SAMUT SAKHON, Thailand -- Thousands of people lined up for coronavirus tests in a province near Bangkok on Sunday, as Thai authorities scrambled to contain an outbreak of the virus that has infected nearly 700 people.
Triple lines of mainly migrant workers stretched for around 100 meters in one location alone, at Mahachai in Samut Sakhon province, as health officials in mobile units methodically took nasal swabs. There were three locations in total in the area.
Nearby, razor wire and police guards blocked access to the Klang Koong, or Central Shrimp, seafood market — one of Thailand's largest — and its associated housing, the epicenter of the new cluster.
Thailand’s Disease Control Department said Sunday that they found 141 more cases linked to the market outbreak. On Saturday, the department reported 548 cases, Thailand's biggest daily spike, sending shockwaves through a country that has seen only a small number of infections over the past several months due to strict border and quarantine controls.
The new outbreak has been traced to a 67-year-old shrimp vendor at the seafood market.
Health officials say most of those who have been infected are migrant workers from Myanmar. The workers live close to the market in crowded accommodations, raising fears that the virus could spread exponentially.
Samut Sakhon is 34 kilometers (21 miles) southwest of Bangkok, the capital.
Samut Sakhon's governor has imposed a night curfew and other travel restrictions until Jan. 3. Many public places in the province, including shopping malls, schools, cinemas, spas and sports stadiums, have been ordered closed.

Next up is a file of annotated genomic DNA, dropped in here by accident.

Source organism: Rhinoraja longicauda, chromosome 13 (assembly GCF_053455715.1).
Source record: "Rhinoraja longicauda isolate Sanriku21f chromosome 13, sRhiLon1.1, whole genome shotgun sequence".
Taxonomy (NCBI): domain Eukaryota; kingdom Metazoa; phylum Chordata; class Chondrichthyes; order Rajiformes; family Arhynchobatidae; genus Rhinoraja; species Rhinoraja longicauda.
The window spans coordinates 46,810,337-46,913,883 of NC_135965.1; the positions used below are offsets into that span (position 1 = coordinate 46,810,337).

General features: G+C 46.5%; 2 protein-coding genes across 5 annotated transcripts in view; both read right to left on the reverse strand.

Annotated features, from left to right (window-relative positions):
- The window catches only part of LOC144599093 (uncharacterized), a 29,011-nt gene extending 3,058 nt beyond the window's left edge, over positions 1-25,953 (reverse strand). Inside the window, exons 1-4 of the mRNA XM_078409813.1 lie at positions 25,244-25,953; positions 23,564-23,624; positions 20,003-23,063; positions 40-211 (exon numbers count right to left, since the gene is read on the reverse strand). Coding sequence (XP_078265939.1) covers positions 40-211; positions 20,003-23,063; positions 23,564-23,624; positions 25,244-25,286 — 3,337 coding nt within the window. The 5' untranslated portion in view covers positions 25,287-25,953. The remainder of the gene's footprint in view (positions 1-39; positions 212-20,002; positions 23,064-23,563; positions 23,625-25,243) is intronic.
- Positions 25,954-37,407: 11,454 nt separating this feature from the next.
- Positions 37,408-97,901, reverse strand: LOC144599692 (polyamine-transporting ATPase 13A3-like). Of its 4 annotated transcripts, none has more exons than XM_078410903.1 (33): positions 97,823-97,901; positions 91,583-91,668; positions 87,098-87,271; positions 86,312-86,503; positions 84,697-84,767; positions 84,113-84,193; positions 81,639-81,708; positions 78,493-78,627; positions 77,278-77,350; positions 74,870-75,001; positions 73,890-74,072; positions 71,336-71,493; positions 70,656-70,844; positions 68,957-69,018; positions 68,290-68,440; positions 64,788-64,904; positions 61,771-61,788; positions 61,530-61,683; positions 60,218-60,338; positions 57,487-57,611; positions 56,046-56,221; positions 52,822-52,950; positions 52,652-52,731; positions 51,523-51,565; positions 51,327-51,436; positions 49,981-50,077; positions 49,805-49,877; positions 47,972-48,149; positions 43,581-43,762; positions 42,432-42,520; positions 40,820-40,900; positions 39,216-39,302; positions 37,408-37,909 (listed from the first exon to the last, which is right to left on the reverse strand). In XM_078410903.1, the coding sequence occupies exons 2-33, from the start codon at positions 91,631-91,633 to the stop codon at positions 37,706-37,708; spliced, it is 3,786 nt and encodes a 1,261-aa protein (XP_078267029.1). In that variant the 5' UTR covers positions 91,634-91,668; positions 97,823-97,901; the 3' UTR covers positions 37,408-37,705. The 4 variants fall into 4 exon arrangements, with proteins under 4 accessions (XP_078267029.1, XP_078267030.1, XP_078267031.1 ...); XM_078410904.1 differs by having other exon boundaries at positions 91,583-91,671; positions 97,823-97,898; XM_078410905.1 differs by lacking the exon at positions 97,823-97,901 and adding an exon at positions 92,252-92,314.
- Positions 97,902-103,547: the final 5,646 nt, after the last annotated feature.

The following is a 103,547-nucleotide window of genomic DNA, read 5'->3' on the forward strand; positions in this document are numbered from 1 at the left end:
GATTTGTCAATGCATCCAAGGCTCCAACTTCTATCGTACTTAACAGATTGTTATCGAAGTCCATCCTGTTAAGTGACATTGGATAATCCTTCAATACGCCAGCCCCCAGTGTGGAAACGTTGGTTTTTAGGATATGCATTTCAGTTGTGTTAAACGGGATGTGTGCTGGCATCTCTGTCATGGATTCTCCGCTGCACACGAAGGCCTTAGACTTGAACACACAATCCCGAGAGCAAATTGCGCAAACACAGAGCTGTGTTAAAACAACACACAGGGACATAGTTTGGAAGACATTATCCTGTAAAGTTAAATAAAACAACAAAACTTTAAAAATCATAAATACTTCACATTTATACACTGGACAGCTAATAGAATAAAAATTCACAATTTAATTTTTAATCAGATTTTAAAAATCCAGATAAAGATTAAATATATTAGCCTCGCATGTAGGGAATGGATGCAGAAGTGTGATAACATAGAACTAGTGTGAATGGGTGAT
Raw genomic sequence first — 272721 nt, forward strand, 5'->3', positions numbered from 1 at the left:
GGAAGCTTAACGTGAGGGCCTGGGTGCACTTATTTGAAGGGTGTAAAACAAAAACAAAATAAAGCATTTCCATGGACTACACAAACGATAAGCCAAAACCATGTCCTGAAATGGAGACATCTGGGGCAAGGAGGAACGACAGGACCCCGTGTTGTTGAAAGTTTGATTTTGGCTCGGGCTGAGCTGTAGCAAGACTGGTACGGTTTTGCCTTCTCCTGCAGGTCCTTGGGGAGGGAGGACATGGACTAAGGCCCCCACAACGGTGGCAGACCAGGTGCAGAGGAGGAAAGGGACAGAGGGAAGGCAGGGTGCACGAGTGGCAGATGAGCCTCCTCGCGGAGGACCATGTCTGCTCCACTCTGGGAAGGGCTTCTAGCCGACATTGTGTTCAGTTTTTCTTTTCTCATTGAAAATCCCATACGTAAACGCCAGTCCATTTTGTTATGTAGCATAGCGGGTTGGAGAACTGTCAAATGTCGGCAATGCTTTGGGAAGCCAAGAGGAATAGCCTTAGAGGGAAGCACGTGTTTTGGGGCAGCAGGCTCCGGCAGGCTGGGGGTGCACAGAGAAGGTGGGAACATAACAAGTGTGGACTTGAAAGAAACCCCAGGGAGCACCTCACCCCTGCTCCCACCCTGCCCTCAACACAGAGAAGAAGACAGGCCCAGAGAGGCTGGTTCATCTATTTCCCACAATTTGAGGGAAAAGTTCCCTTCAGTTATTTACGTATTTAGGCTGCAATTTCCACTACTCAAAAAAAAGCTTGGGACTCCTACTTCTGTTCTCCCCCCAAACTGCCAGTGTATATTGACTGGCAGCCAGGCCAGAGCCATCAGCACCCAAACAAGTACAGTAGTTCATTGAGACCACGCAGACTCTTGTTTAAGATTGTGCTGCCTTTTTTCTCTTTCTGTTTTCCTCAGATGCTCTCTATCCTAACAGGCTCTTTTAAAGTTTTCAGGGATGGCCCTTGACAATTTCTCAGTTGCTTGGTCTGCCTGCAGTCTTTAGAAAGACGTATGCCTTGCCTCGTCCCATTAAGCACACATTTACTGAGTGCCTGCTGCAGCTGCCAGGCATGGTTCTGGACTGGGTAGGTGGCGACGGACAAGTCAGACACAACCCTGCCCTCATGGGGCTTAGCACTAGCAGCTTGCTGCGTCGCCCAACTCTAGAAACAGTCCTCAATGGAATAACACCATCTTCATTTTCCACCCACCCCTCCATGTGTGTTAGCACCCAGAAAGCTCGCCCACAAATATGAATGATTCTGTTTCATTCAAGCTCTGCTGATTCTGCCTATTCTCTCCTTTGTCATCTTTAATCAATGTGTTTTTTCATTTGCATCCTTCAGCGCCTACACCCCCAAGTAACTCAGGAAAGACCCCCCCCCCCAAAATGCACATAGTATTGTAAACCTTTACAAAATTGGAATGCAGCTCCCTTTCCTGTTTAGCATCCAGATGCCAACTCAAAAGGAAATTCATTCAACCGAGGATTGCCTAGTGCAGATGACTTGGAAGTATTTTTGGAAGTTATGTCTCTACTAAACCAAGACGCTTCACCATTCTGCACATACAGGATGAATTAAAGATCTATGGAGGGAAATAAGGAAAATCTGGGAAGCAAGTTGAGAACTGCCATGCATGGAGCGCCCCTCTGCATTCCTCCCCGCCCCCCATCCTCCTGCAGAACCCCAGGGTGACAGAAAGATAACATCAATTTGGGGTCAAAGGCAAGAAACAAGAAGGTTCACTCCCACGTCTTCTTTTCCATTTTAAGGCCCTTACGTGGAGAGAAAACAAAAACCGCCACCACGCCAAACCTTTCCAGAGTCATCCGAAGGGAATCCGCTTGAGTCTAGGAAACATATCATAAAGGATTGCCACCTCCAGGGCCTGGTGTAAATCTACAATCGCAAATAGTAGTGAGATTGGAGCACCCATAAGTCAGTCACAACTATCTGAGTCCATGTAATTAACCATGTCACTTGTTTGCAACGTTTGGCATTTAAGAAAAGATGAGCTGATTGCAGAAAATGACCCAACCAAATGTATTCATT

At the Mahachai seafood market, there was a listless atmosphere as idle workers sat around, unable to leave the area. Food supplies were brought to the entrance but had to be offloaded. Masked residents of the housing around the market piled provisions onto trolleys and took them away.
For some, the concern was economic.
“I am worried because I can’t do anything at all and my employees can’t go out either, so we can’t do anything. The loss is huge,” said one seafood merchant, 55-year-old Thanawan Watchanapraphan.
Wanida Imphanchai, another merchant, paced near the market's blocked entrance, telling the police on duty that she had a negative coronavirus test just days ago and should be allowed to leave. She showed them the document on her phone, but they politely declined her request.
“How can I live like this? The virus comes but I can’t see it. If something happens to me, it will be messy,” Wanida said before walking away.
With fewer than 5,000 cases and 60 deaths, Thailand has been able to largely control the virus. Prior to the current outbreak, there had been very few cases of local transmission in recent months, as life returned largely back to normal.